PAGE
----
Teamwork and Common Ground Highlighted at Opening Day 2019
The University of South Florida’s College of Nursing kicked off its 2019-2020 academic year with a flurry of Opening Day presentations that touched on creating a culture of civility, the “secret sauce” behind metrics in college rankings, and how interprofessional education and practice can drive patient safety.
While the topics were varied, the day’s theme was clear: Every single faculty and staff member has an important role in contributing to the college’s success.
“What’s most important is how we value everyone in this room. Nothing can be successful without trust and integrity for each other,” said College of Nursing Dean Victoria L. Rich, PhD, RN, FAAN, who is entering her third year as leader of the college.
Dr. Rich addressed the nearly 100 faculty and staff members attending the annual event, emphasizing that it has been a year of change at the college with the introduction of the new vice dean roles. She said she is pleased with where the college is positioned, but cautioned that there are huge challenges ahead, including opening up nursing programs at two other campuses – St. Petersburg and Sarasota-Manatee.
“The people in this room are also the role models who are the caregivers of the world. And so if we can’t have that respect and integrity for each other and maybe for ourselves, it makes it difficult. It is who I am. And I’m trying very hard to be that role model for each of you,” she said.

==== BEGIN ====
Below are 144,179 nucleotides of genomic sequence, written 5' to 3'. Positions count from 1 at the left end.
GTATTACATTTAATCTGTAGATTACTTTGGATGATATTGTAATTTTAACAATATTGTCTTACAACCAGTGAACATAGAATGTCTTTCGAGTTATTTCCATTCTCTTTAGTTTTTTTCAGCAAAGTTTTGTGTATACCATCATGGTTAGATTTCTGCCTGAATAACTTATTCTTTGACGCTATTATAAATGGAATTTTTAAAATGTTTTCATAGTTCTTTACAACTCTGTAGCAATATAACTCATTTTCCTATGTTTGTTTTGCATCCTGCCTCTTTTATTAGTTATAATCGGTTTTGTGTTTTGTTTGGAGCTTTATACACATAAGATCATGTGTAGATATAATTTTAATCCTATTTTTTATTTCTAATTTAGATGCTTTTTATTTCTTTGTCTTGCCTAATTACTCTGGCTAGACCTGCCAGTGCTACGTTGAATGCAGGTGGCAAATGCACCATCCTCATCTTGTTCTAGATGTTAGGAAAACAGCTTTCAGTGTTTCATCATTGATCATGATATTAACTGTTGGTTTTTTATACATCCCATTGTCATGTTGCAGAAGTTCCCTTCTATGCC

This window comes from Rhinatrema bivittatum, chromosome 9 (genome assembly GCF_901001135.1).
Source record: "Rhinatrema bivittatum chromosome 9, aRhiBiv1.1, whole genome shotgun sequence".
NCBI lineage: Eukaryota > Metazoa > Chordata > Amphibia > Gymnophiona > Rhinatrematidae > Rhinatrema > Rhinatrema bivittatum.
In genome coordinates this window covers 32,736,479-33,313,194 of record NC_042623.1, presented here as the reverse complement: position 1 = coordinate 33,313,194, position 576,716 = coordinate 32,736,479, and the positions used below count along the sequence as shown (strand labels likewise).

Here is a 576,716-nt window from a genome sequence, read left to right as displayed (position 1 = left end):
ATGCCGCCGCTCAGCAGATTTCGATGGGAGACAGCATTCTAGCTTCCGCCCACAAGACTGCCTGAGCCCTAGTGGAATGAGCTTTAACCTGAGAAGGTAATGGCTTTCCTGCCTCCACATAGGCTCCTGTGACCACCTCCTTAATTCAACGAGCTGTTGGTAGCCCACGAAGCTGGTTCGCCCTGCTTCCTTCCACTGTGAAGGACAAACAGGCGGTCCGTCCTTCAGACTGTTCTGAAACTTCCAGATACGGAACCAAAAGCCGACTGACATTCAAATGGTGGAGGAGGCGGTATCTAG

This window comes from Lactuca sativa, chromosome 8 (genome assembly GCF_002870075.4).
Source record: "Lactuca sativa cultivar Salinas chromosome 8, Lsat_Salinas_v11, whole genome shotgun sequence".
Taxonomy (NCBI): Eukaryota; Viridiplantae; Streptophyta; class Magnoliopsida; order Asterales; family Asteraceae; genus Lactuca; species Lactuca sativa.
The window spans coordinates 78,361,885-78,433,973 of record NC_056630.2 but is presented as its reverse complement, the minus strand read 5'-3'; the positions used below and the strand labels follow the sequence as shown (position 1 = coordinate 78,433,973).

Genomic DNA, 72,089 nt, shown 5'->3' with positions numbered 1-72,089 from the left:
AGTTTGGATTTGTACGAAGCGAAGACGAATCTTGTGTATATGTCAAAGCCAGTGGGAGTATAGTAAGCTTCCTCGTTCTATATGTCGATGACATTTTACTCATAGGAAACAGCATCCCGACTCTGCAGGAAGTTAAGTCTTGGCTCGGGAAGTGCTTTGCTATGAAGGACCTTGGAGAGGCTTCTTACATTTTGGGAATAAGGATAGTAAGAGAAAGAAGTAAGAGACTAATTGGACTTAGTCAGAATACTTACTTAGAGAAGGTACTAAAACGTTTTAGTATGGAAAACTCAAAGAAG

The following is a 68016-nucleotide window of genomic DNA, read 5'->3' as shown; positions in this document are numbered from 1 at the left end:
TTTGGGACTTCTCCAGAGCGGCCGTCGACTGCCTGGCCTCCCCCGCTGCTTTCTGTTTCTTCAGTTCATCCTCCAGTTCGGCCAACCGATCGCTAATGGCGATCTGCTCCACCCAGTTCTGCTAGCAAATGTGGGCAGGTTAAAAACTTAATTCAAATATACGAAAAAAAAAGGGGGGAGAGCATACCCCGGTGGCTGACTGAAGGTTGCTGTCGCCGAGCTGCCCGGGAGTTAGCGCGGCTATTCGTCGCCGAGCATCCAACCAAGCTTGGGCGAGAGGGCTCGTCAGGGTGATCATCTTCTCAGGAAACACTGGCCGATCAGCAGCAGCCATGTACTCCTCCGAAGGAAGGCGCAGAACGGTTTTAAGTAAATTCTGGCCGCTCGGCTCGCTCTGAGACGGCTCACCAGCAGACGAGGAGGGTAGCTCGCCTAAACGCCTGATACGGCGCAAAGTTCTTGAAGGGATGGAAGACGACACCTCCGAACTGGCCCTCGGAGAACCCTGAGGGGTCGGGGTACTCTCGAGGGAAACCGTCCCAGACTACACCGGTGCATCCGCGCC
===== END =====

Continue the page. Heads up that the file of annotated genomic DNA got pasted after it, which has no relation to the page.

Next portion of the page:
Dr. Haru Okuda, executive director for USF Health Interprofessional Education and Practice, and Phillip Wortham, director of operations for the Center for Advanced Medical Learning and Simulation (CAMLS), talked about the importance of health care workers getting out of their silos to train and work together.
Ultimately, training as a team, coupled with high reliability, is the key to improving patient safety and quality, they said.
“Valuing every single person on the team is so important, and we don’t do that enough in health care,” said Dr. Okuda. “All of you have such great influence on your students to really make a difference on how we set the mindset of the students.”
Discussions about the need for teamwork continued with Dr. Pritish Mukherjee, vice provost and associate vice president of strategic talent recruitment, university reputation and impact at USF, who gave a detailed analysis on what USF needs to do to improve its national ranking.
Through plotted graphs and magic mapping, Dr. Mukherjee showed how using a mathematical model can pinpoint what it takes to be ranked among the top 25 public universities in the all-important U.S. News & World Report ranking.
But rankings aside, the key to improving as a university or department is to know who and what you want to be, he said.
“No single ranking will let you know whether you’re an amazing institution or if you’re an institution that needs a lot of work,” said Dr. Mukherjee.